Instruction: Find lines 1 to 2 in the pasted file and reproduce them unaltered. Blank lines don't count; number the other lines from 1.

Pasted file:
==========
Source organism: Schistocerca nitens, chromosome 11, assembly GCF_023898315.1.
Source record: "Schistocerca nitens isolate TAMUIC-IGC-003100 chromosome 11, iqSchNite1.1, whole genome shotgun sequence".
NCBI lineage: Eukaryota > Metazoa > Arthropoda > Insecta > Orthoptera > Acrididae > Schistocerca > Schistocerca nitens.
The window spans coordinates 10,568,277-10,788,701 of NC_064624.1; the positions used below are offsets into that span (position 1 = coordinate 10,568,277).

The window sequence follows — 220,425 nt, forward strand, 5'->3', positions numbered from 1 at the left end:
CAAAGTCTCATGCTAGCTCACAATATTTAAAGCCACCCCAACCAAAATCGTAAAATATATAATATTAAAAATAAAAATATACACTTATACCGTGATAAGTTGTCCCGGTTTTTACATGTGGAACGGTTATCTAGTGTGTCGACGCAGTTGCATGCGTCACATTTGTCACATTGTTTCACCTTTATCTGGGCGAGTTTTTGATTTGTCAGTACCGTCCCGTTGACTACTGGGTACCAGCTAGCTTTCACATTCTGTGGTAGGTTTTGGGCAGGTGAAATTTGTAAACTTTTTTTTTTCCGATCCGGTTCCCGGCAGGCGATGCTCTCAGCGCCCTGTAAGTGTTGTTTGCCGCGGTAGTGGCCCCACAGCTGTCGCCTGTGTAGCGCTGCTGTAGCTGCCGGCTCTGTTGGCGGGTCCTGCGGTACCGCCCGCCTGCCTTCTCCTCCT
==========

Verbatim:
Source organism: Schistocerca nitens, chromosome 11, assembly GCF_023898315.1.
Source record: "Schistocerca nitens isolate TAMUIC-IGC-003100 chromosome 11, iqSchNite1.1, whole genome shotgun sequence".